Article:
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Herd Behaviour, Bubbles and Crashes

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  • Lux, Thomas

Abstract

This paper attempts to formalize herd behavior or mutual mimetic contagion in speculative markets. The emergence of bubbles is explained as a self-organizing process of infection among traders leading to equilibrium prices which deviate from fundamental values. It is postulated furthermore that the speculators' readiness to follow the crowd depends on one basic economic variable, namely actual returns. Above average returns are reflected in a generally more optimistic attitude that fosters the disposition to overtake others' bullish beliefs and vice versa. This economic influence makes bubbles transient phenomena and leads to repeated fluctuations around fundamental values. Copyright 1995 by Royal Economic Society.

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  • Lux, Thomas, 1995. "Herd Behaviour, Bubbles and Crashes," Economic Journal, Royal Economic Society, vol. 105(431), pages 881-896, July.
  • Handle: RePEc:ecj:econjl:v:105:y:1995:i:431:p:881-96
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    References listed on IDEAS

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    1. Gennotte, Gerard & Leland, Hayne, 1990. "Market Liquidity, Hedging, and Crashes," American Economic Review, American Economic Association, vol. 80(5), pages 999-1021, December.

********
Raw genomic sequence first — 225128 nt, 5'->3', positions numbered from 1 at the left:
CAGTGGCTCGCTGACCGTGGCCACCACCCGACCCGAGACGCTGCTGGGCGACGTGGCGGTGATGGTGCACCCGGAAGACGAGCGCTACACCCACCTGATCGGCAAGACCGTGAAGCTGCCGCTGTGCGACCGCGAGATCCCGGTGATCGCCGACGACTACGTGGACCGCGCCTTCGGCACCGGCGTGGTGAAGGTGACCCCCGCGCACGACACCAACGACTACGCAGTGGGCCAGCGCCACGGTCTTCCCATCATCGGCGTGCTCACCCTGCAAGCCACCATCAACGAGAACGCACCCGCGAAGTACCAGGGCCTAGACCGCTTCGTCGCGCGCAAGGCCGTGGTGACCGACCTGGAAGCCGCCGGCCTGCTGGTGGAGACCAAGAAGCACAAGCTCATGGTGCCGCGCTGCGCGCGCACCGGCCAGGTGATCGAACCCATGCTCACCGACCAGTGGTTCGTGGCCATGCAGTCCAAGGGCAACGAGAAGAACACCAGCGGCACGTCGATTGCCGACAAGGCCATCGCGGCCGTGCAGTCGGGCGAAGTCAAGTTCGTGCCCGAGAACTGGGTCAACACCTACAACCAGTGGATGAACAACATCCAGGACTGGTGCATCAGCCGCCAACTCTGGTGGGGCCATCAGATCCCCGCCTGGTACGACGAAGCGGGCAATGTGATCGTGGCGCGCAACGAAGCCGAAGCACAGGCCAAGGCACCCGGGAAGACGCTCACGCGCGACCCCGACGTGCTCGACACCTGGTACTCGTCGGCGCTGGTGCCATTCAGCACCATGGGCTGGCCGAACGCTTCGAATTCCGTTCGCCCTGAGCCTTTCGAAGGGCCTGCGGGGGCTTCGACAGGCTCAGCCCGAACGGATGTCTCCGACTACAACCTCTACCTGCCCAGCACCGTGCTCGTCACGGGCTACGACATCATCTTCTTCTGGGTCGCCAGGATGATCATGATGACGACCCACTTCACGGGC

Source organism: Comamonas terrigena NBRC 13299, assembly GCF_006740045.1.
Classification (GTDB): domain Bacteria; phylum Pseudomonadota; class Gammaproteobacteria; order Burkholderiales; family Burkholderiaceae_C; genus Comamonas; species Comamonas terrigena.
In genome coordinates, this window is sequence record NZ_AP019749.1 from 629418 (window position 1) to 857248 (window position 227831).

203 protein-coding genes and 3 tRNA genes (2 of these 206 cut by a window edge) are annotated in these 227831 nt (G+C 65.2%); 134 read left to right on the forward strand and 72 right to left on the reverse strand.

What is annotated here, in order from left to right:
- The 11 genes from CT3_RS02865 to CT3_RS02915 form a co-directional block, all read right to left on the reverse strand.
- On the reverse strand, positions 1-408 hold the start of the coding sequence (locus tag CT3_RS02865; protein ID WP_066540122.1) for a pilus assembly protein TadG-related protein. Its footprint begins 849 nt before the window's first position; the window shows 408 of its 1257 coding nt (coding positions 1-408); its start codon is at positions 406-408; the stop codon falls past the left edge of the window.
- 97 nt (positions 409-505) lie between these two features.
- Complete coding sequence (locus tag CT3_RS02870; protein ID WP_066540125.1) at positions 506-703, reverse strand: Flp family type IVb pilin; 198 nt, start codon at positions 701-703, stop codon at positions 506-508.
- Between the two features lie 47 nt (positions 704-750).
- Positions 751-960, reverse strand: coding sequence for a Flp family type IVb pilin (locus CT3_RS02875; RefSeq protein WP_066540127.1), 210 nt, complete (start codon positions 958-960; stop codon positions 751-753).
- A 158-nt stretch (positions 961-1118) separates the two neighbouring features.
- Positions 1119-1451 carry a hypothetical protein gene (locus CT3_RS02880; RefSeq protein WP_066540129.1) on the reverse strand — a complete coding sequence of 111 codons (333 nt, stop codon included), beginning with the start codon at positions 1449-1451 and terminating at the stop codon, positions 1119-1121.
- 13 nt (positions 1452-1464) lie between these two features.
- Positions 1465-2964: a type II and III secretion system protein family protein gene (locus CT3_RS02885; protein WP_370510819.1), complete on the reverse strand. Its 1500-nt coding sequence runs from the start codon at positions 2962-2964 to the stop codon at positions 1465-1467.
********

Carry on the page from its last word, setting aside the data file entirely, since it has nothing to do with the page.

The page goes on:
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    3. De Long, J Bradford & Shleifer, Andrei & Summers, Lawrence H & Waldmann, Robert J, 1991. "The Survival of Noise Traders in Financial Markets," The Journal of Business, University of Chicago Press, vol. 64(1), pages 1-19, January.
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    5. De Long, J Bradford & Andrei Shleifer & Lawrence H. Summers & Robert J. Waldmann, 1990. "Noise Trader Risk in Financial Markets," Journal of Political Economy, University of Chicago Press, vol. 98(4), pages 703-738, August.
    6. Scharfstein, David S & Stein, Jeremy C, 1990. "Herd Behavior and Investment," American Economic Review, American Economic Association, vol. 80(3), pages 465-479, June.
    7. Topol, Richard, 1991. "Bubbles and Volatility of Stock Prices: Effect of Mimetic Contagion," Economic Journal, Royal Economic Society, vol. 101(407), pages 786-800, July.
    8. Weidlich, Wolfgang & Braun, Martin, 1992. "The Master Equation Approach to Nonlinear Economics," Journal of Evolutionary Economics, Springer, vol. 2(3), pages 233-265, October.
    9. Carl Chiarella, 1992. "The Dynamics of Speculative Behaviour," Working Paper Series 13, Finance Discipline Group, UTS Business School, University of Technology, Sydney.
    10. Robert Shiller, 1988. "Portfolio Insurance and Other Investor Fashions as Factors in the 1987 Stock Market Crash," NBER Chapters, in: NBER Macroeconomics Annual 1988, Volume 3, pages 287-297, National Bureau of Economic Research, Inc.
    11. Poterba, James M. & Summers, Lawrence H., 1988. "Mean reversion in stock prices : Evidence and Implications," Journal of Financial Economics, Elsevier, vol. 22(1), pages 27-59, October.
    12. West, Kenneth D, 1988. " Bubbles, Fads and Stock Price Volatility Tests: A Partial Evaluation," Journal of Finance, American Finance Association, vol. 43(3), pages 639-656, July.
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